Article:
Science and Religion

science and religion - illustrated quote by Anchor Lines, a Christian Webcomic

The text in today’s Anchor Lines is a very slightly adapted quote from James Emery White’s The Church in an Age of Crisis, in a chapter which looks at this subject very helpfully. He himself is paraphrasing John Polkinghorne’s Questions of Truth. I haven’t read the latter book – although I’ve read a short extract covering the question of science vs religion which seemed very well written.

I can’t speak for all religions, but from a Christian perspective, the following quote from Joseph H Taylor sums up my position very well:

A scientific discovery is also a religious discovery. There is no conflict between science and religion. Our knowledge of God is made larger with every discovery we make about the world.”

There is no reason to fear scientific discovery. The God of the bible is also the God who created the universe, and all the scientific laws it is governed by. You can be confident that no discovery yet to be made will ever disprove God; rather scientific advances allow us to see better the incredible scale and intricacy of creation. The more we see, the more we have cause to worship. Likewise, we are indebted to science for a host of advances in almost all areas of life – take modern dentistry or penicillin as just a couple of examples! Religious faith which flatly rejects scientific discovery as a matter of course is in many ways blind.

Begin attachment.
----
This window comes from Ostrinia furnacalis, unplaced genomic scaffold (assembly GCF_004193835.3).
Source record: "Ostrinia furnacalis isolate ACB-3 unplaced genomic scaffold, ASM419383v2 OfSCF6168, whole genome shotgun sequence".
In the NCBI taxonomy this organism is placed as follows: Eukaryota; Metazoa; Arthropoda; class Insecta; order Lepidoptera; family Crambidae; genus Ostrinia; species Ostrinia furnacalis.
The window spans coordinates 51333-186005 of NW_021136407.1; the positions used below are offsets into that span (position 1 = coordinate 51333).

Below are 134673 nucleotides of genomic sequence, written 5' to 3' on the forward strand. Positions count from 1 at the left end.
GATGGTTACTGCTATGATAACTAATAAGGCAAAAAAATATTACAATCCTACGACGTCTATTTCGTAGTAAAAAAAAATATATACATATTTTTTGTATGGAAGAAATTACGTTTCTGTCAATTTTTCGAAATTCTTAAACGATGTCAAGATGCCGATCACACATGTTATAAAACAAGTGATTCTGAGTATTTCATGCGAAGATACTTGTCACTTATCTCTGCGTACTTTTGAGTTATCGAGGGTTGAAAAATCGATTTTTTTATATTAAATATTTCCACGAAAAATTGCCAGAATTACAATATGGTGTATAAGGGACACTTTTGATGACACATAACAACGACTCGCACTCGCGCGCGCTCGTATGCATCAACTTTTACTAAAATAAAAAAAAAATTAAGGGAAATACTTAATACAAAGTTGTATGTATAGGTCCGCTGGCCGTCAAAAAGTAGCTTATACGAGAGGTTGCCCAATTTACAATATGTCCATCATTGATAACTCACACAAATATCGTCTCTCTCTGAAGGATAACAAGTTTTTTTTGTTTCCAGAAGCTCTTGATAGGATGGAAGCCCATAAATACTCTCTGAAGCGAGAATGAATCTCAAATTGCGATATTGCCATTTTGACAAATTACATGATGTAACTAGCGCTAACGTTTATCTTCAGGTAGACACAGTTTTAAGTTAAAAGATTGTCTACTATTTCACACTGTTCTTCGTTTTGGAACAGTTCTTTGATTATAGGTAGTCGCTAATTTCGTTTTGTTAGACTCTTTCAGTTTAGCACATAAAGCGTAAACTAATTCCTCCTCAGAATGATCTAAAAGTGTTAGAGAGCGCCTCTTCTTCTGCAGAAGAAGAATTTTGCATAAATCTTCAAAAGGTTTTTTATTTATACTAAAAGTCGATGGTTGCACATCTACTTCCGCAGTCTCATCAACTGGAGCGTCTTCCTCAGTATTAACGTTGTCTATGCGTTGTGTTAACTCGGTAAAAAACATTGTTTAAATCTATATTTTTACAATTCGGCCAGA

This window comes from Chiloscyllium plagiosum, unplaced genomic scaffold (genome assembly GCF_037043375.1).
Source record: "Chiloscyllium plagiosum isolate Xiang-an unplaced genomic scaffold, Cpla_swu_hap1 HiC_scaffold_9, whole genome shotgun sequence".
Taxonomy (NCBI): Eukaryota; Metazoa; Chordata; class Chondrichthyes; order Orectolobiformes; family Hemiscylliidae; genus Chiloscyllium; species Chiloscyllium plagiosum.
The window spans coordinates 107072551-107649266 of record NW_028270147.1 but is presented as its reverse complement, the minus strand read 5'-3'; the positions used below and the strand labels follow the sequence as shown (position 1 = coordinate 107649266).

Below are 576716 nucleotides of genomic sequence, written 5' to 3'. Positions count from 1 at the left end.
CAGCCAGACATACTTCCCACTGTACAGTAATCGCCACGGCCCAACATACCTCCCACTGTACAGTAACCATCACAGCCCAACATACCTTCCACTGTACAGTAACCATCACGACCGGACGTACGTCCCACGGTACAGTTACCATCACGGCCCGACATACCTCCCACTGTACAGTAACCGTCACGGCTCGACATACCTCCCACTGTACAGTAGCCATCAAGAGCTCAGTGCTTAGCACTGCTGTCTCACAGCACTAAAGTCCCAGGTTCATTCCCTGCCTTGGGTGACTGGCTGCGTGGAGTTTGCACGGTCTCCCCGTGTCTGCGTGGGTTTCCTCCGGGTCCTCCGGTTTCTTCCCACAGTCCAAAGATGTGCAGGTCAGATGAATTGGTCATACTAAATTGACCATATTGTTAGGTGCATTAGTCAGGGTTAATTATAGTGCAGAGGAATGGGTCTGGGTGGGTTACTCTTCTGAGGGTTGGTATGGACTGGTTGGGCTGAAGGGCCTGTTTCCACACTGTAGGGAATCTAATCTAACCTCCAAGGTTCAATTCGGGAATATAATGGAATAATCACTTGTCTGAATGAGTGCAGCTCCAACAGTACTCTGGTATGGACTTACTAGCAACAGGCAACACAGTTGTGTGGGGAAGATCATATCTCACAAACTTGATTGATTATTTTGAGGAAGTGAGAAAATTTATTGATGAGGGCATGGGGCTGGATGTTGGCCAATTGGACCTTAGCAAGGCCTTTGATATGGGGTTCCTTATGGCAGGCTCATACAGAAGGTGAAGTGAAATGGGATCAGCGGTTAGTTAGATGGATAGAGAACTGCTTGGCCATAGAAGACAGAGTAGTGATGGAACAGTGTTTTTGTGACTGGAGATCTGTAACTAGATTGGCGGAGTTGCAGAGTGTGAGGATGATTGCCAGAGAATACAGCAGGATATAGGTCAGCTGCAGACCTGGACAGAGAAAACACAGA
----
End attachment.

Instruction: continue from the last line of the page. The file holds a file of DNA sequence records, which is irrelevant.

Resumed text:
In the same way, science has much to benefit from religious faith. The atheist scientist’s answer to the question of why we are here – that we just are; a chance combination of cells that live and die and that’s it – is perhaps a possibility, but hardly one that satisfies. Even then, it goes no distance to answering the question of our ultimate origin – what came before the universe began? As far as I am aware there is no evidence as yet seen of a cyclical nature to the universe we inhabit – and given that over time it is running out of usable energy, it must have had a beginning at some point. And before that?

To quote Polkinghorne’s book, “We need the insights of both science and religion if we are to fully understand the rich reality we inhabit”. Both are looking for truth, and both have truth to offer. We do ourselves a disservice if we idolise one yet scorn the other.

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